In Chennai, just before the annual summary revision, 100 per cent field verification is carried out, say TN electoral officials, even though it is not mandatory.

The official, however, felt that a better way of cleaning up the voter rolls is by publishing the voter rolls on a website, assembly constituency-wise. “Then people can send an e-mail saying their name should be removed from the list from this ward. The officer who gets the e-mail can then send his booth-level officer to verify this and then delete the name”, explains the official, adding that this would be a fool-proof method. Unfortunately, such a method would require an amendment to law, the official adds.

Karnataka’s lack of adherence exposed

While the Tamilnadu CEO maybe engaging the citizens annually even though it is not mandatory, here in Bangalore a previous order from the ECI to correct the voter rolls by working with RWAs, was not even adhered to.

Over two years ago, on January 12th 2008, ahead of the state Assembly elections, the ECI sent out an order stating that all the Assistant Election Officers (AEO) should work with ward sabhas, gram sabhas and RWAs between February 18th and 26th to correct the voter list. Citizen Matters has been unable to access this particular order, but a letter from the Deputy Commissioner (DC) of Bangalore South to the AEOs of Uttarahalli and Anekal Assembly Constituencies refers to this order. Read the DC (South)’s order dated February 12th 2008 here.

The DC’s order says that at the meetings with the citizens, AEOs should read out details on how they can register themselves to vote. The order also says that Forms 6, 7, 8 and 8A (all pertaining to voter registration) should be handed out at these meetings.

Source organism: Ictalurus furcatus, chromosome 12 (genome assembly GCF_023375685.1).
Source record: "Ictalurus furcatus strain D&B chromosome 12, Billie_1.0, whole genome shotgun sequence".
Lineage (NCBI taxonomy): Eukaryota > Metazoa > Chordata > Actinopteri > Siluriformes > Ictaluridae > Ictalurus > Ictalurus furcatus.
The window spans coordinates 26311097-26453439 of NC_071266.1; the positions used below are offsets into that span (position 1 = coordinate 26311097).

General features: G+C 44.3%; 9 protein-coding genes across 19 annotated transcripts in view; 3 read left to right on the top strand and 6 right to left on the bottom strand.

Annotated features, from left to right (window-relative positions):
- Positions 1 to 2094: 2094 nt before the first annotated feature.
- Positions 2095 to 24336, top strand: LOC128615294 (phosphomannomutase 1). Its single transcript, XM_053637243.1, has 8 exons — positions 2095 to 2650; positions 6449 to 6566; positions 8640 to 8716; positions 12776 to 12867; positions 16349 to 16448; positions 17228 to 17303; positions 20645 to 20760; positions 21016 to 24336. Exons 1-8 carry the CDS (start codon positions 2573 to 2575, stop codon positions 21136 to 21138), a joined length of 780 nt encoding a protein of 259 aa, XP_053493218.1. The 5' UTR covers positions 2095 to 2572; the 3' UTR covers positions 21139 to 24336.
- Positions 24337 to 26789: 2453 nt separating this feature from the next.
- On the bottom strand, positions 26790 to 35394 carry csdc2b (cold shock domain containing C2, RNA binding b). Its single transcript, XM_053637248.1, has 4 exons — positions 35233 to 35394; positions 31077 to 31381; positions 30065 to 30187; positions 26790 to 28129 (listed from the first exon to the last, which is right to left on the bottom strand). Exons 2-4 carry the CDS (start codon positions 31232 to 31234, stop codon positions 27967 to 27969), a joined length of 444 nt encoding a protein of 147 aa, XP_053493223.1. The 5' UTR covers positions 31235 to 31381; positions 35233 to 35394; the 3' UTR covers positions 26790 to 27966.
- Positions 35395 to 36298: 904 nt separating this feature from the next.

RTI Activist M V K Anil Kumar found out through Right to Information (RTI) applications that no such meeting was held by the AEOs before the 2008 Assembly polls. How he got this information is a story in itself. Here’s a copy of the DC (South)’s letter to Kumar confirming the same.

Kumar filed an RTI application on February 29th 2008 seeking information on the meetings held by the AEOs with RWAs. A year and a half later, after two appeals and a direction from the Karnataka Information Commission to furnish the required information, AEO’s of Hanumanthanagar (Old Ward No. 54), Koramangala (Old Ward Nos 67 and 68), Padmanabhanagar (Old Ward No. 55) responded saying they did not carry out any such meeting with RWAs.

Recent ECI order stresses door-to-door verification

Meanwhile, as stated earlier, the ECI has issued an order on January 6th 2010 to all CEOs to work on integration and standardisation of their database. In this order, the ECI itself has noted some of the problems that exist in the maintenance of the electoral database. Photo mismatches and Electoral Photo Identity Card (EPIC) mismatches are some of the problems mentioned.

The ECI further suggests door-to-door survey by booth-level officers, reading out rolls in ward sabhas, publishing of voter rolls on the notice boards of polling stations and so on, to ensure that voter roll corrections are carried out.

Even as door-to-door verification seems to have worked in Tamil Nadu and the ECI recommending the same to all CEOs, there seems to be apprehension and hesitation here at home to even try this method.

About Vaishnavi Vittal 139 Articles
Vaishnavi Vittal is a Bangalore-based journalist.